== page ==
Now that this chemical attack has happened, of course, Trump’s administration can be condemned for being “soft”. Now, we can call on Trump and his cabinet to “act”… and when they refuse to change their policy, rightfully fearful of a conflict with Russia, they will be further derided and undermined in the press as “Russian agents” who are “easy on tyrants”.
All the while, the covert operations carried out by American and European alphabet agencies all over Syria will continue.
When the State Dept., the CIA and all their co-members of America’s (totally imaginary) “deep state” completely disregard the orders of their Commander-in-Chief, and continue to pursue their own agenda – continue to supply arms and funding to their mercenaries and proxies – they will be applauded in the press for their “bravery” and “resolution”.
We will be encouraged to be “thankful” that the mechanics of democracy and freedom cannot be impeded by the election of an autocratic buffoon. We will be told, with a bright smile, that our choice of leadership means literally nothing as it pertains to foreign policy.
It will be thrown in our faces that our elected officials have no real power, and we will be told to applaud the death of democracy… in the name of freedom.
Russia and China have teamed up once again in the U.N. Security Council — and this time they called a rather embarrassing bluff.
On Friday, Moscow and Beijing proposed that a United Nations panel investigating chemical weapons use in Syria be extended to Iraq, a proposal that was immediately rejected by the U.K.
This came as a bit of a shock, because earlier the Security Council had expressed “unanimous concern” about Islamic State’s use of chemical weapons in Iraq.
As AFP reports:
Security Council members expressed “unanimous concern” about the latest information concerning IS’s use of chemical weapons, according to British Ambassador Matthew Rycroft, who chaired the talks.
Russia and China then presented a draft resolution that “seeks to expand the work of the Joint Investigative Mechanism to Iraq,” Rycroft said, adding that Britain opposes the measure.
“The UK pointed out that there were many differences between the situation in Iraq and Syria,” he said.
Rycroft claims that the reason the U.K. opposed the measure is because the Iraqi government is “fully cooperating” with the Organization for the Prohibition of Chemical Weapons.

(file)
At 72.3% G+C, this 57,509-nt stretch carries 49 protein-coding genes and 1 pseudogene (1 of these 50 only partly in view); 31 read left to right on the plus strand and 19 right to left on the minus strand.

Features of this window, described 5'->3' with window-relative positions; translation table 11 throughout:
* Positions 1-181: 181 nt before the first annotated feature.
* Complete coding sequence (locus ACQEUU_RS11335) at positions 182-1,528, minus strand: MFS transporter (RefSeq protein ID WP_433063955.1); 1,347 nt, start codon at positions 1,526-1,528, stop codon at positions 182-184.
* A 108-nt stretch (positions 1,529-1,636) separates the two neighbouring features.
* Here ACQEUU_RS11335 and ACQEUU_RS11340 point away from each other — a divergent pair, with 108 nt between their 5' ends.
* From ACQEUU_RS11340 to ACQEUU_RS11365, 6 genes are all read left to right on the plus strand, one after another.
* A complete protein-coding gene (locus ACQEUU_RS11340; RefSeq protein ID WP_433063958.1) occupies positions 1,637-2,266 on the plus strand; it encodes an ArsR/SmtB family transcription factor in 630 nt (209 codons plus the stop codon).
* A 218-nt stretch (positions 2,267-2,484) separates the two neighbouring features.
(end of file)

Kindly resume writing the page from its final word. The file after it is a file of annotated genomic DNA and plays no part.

That’s odd logic. If the Iraqi government is fully cooperating with the U.N., then surely they would be open to investigating chemical weapon attacks by Islamic State?
The proposal was suggested during a Security Council discussion “about the battle of Mosul, where Iraqi forces are fighting Daesh group jihadists”.
Reading between the lines, it seems like there’s really only two good reasons why the U.K. would block this proposal:
1. For whatever odd reason, the U.K. does not want investigators to be snooping around the ongoing carnage in Mosul
2. “Unanimous concern” is a meaningless baloney phrase used to feign outrage about atrocities in non-western countries
We suppose a third possibility is that “someone else” has been using chemical weapons in Mosul.
At any rate, Russia and China just caught the West in a big, embarrassing and shameful lie — and anyone who’s paying attention can see the double-standards and hypocrisy.
This is just the latest diplomatic team victory for Beijing and Moscow. Expect many more.
Iran’s ambassador to the UN Gholamali Khoshroo
Iran’s ambassador to the UN Gholamali Khoshroo has called for the total eradication of nuclear weapons.
Khoshroo reiterated Iran’s call during a UN conference aimed at creating a nuclear weapons ban treaty in New York on Tuesday.
“Iran, as a victim of chemical weapons, strongly feels the danger posed by the existence of weapons of mass destruction and is determined to engage actively in international diplomatic efforts to save humanity from the menace of nuclear weapons,” he said.
Khoshroo stressed that Iran is committed to its Non-Proliferation Treaty (NPT) obligations, which include negotiations based on effective nuclear disarmament measures.
He added that several countries continue to ignore international calls and treaties for nuclear disarmament and even continue to increase their nuclear stockpiles. “They do not have political determination to abandon doctrines of nuclear deterrence and nuclear terror,” he went on to say.